A US national security watchdog’s refusal to approve Ant Financial’s $1.2 billion acquisition of Dallas-based money transfer firm MoneyGram on Tuesday shows its deep mistrust of how China’s largest technology firms would use data they collect from citizens.
This stance by an arm of the US government can only hinder China’s major data aggregators such as Alibaba, the owner of Ant Financial, Tencent, Baidu and Ping An as they seek to expand overseas, say financial sources.
It also throws up a major roadblock for China’s policymakers who made the acquisition of technology a major plank of their agenda at the 19th Party Congress in October.
Securing MoneyGram would have given Ant Financial, the world’s most valuable fintech company, a significant foothold in the US and Latin America. But those plans were shattered on Tuesday.
MoneyGram’s chief executive officer Alex Holmes said in a press release that the two parties failed to close the transaction because they were unable to secure approval from the Committee on Foreign Investment in the United States (Cfius), the interagency body that reviews foreign investments and studies their national security implications.
The US regulator ultimately feared the Chinese government might find a way to access MoneyGram’s 2.4 billion bank and mobile accounts, according to a source with knowledge of how Cfius makes decisions. It was also loathe to cede responsibility for preventing a cyberattack to a foreign entity, given a potential leak of such a large volume of personal financial data could pose a national financial security threat.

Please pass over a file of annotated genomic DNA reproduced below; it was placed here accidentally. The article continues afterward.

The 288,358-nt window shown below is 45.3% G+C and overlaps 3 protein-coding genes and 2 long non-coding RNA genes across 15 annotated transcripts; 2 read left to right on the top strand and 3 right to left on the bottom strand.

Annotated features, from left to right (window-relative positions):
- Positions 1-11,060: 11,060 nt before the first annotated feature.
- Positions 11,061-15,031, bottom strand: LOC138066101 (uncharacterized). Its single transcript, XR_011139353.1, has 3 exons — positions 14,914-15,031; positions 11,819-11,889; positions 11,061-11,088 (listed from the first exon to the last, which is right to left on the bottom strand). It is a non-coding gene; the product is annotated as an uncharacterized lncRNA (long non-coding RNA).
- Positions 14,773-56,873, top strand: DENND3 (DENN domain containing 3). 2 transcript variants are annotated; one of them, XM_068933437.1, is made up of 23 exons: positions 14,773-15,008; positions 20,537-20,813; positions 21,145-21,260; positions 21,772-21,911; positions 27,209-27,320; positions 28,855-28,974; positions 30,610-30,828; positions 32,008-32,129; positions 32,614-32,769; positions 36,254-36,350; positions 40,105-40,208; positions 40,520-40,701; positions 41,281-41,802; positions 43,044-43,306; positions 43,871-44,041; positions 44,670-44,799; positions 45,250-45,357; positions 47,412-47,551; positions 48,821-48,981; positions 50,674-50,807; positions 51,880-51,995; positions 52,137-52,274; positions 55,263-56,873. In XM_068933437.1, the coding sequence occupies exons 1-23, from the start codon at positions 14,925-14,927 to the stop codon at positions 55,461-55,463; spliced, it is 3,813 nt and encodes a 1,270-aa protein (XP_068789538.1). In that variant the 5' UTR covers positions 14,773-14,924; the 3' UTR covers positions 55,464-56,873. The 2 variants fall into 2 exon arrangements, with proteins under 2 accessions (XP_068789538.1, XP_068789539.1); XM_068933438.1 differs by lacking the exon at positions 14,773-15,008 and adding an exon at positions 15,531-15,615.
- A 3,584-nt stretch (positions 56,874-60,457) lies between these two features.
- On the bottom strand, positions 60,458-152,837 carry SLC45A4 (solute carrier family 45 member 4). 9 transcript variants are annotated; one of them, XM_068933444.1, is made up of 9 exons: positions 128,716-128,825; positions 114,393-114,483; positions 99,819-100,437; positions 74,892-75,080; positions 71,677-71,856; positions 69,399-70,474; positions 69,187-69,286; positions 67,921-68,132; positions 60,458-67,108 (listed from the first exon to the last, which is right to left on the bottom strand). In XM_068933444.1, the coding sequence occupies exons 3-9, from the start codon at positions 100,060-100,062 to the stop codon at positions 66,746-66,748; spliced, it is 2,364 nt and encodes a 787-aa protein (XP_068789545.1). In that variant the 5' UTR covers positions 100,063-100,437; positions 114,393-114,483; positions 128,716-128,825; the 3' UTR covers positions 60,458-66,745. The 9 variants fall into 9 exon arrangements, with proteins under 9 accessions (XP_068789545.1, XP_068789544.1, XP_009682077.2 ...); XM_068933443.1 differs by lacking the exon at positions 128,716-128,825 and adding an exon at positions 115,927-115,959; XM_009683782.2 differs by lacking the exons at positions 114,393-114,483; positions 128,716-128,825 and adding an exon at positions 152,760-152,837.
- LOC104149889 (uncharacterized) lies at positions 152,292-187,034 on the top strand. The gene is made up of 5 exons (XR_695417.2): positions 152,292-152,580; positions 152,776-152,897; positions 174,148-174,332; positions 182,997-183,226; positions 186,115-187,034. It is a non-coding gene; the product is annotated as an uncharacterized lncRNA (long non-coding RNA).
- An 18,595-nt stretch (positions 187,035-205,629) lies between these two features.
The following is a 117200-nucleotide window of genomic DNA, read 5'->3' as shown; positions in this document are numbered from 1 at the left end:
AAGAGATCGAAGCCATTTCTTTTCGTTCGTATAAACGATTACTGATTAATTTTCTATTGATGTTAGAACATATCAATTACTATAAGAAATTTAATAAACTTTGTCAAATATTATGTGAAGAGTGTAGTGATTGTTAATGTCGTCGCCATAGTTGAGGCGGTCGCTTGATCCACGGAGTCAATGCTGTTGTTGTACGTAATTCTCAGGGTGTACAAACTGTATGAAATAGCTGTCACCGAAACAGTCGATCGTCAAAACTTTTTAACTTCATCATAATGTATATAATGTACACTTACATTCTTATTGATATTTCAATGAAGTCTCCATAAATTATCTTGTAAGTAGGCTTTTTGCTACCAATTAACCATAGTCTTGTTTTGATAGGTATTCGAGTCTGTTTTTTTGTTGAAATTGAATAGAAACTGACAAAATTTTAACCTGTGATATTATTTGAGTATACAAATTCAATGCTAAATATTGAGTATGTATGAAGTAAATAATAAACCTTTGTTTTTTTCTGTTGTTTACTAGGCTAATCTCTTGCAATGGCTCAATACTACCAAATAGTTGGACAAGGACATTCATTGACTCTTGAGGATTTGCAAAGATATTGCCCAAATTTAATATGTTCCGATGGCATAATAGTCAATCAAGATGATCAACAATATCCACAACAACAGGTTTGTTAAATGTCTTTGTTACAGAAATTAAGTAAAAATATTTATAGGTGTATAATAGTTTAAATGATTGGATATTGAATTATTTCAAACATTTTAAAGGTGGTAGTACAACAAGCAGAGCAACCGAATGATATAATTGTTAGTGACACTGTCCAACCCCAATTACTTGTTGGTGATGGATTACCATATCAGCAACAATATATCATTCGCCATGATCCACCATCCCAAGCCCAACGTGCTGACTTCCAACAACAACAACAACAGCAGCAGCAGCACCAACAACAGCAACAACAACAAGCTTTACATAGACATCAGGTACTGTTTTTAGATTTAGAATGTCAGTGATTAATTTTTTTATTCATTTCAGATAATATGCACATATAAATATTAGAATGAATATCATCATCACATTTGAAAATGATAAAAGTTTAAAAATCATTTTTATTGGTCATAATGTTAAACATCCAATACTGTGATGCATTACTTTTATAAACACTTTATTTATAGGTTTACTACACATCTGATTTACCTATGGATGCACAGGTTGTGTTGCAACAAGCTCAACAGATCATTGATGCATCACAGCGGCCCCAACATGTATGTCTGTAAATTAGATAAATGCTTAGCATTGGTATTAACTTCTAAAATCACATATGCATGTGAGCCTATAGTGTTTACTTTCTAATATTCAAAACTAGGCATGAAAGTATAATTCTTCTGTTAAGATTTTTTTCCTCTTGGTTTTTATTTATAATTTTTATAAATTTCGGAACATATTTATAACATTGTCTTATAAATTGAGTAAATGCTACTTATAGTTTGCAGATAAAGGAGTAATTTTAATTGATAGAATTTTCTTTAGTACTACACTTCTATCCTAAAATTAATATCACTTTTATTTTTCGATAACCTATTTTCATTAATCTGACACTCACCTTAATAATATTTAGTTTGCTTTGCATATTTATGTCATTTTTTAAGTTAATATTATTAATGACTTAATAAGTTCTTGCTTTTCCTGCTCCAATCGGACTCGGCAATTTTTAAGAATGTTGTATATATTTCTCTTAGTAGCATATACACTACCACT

The massive Equifax breach in September, which compromised the data of 145 million Americans, has heightened awareness in the US about data security.
In addition, foreign control of MoneyGram would also undermine the US government’s ability to investigate anti-money-laundering processes in the fight against terrorism since the US would lose direct access to information related to cross-border currency transfers, the source said.
Ant Financial has strongly protested that the data it collects is immediately made anonymous. “In the big data age we understand you very well but we don’t know you – you are like a familiar stranger,” Ant Financial’s chief strategy officer, Chen Long, told FinanceAsia in November.
Cfius has rejected deals involving Chinese money before. In September it blocked Chinese-funded Canyon Bridge’s $1.3 billion buyout of Lattice Semiconductor citing concerns over a potential transfer of US technology know-how and intellectual property to China.